The Frankenstein music was the first score that I recorded for Troublepuppet. I had performed "The Gunpowder Plot" and "The Cruel Circus" live with the troupe in 2007, but my touring schedule in 2008 made it impossible perform the whole run of Frankenstein. In fact, the entire score was recorded in four days in between tours with Okkervil River. I invited people over, rehearsed whatever song it was, put up one microphone (either in the kitchen or the shed in the backyard) and pressed record. I like these songs because they sound like Eastern European field recordings and have the freshness of people playing music they learned an hour ago. I also experimented with a few special effects that proved useful later on. Two of my favorites were the waterphone (a great instrument) and pitching down my roomates' Tuvan throat singing an octave so it sounds like a very large demon/monster. Also, there is one song from the Frankenstein soundtrack that is solo piano. It's not me. It's a wonderful elderly Rumanian gentleman named Louis that my friend Lisa Shawley brought over. Louis dazzled us with his piano playing and stories of his Rumanian childhood and I never saw or heard from him again. I heard he came to one of the Frankenstein shows and was pleased with the music. If anybody reading this knows how to contact Louis, please let me know. I would like to get him a copy of this recording.
I wrote the music for the Jungle the next year, I moved to a new place and had a little more space and a little more time, so a lot of that music is multitracked and recorded with a little more finesse. Again, a lot of the soundtrack was based around Eastern European music, but because the Jungle is a story that is still very relevant I felt it was appropriate to add some more contemporary elements. Gypsy violin melodies are squashed by guitars feeding back and delicate zithers are pounded by aggressive, mechanical drumbeats. I took five strings off an electric guitar and tuned the bottom E so low I could bend it across the entire fretboard with ease. I thought it sounded a lot like a cow getting bashed in the head and then dying slowy and painfully.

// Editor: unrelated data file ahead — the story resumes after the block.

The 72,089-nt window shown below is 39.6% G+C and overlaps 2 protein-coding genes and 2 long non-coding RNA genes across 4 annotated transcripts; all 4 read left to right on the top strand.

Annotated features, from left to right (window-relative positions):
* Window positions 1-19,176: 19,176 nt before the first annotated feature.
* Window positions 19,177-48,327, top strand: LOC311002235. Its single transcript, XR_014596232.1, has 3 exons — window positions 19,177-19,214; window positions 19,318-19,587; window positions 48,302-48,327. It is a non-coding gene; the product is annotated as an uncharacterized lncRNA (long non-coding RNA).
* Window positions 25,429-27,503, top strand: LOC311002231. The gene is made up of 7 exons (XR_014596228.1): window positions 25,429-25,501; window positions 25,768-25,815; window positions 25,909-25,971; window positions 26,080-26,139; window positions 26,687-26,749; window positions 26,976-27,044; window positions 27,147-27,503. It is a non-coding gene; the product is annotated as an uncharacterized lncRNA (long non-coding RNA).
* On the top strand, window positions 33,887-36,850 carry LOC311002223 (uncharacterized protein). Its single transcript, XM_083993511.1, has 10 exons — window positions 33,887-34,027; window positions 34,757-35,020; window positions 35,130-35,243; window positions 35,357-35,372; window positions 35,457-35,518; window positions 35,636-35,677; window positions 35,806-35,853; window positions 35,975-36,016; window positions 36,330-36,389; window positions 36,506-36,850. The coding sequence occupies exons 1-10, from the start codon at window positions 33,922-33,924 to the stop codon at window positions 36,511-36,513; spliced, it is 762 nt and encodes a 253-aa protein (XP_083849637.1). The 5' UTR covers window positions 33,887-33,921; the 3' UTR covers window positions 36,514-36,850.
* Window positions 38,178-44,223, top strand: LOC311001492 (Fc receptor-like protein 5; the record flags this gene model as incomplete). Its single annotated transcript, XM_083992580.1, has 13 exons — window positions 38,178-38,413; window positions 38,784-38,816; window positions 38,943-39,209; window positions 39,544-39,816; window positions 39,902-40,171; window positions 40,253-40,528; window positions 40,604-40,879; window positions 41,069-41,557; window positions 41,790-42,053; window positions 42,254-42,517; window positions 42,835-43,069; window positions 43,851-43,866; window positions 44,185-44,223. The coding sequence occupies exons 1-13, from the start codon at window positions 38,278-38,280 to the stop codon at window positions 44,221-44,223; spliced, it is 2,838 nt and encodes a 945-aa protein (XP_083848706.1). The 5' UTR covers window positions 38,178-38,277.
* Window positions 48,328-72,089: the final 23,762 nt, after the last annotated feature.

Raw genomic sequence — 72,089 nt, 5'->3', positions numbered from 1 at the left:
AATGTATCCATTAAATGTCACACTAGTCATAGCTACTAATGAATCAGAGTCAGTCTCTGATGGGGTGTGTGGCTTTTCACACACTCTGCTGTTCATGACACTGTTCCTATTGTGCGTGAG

So this year I wrote and recorded the soundtrack for Riddley Walker, but I could not be here to install the music in the show. Many thanks to Mark Stewart who edited all the music I had recorded and Eliot Haynes who placed the cues in the show. I watched the The Road Warrior several times while writing the music. I built a drumkit out of railroad ties and scrap metal. I bought a kalimba and an ocarina. I found out I can play neither of those instruments well. Most of the percussion on the Riddley score was performed by the amazing Jason McKenzi and the angelic voice is the very talented Karla Manzur.
Christopher Blay's Time Machine BetaExciting news! Renowned Dallas artist Christopher Blay has submitted our collaboration "Time Machine Beta" to the Fusebox Festival for Spring 2012. Chris does killer art installations and curates art shows in North Texas. If all goes well, we'll be bringing this performance piece to Austin this Spring. Here's some video of the first one (with animations by Leah Lovise).
Time Machine Beta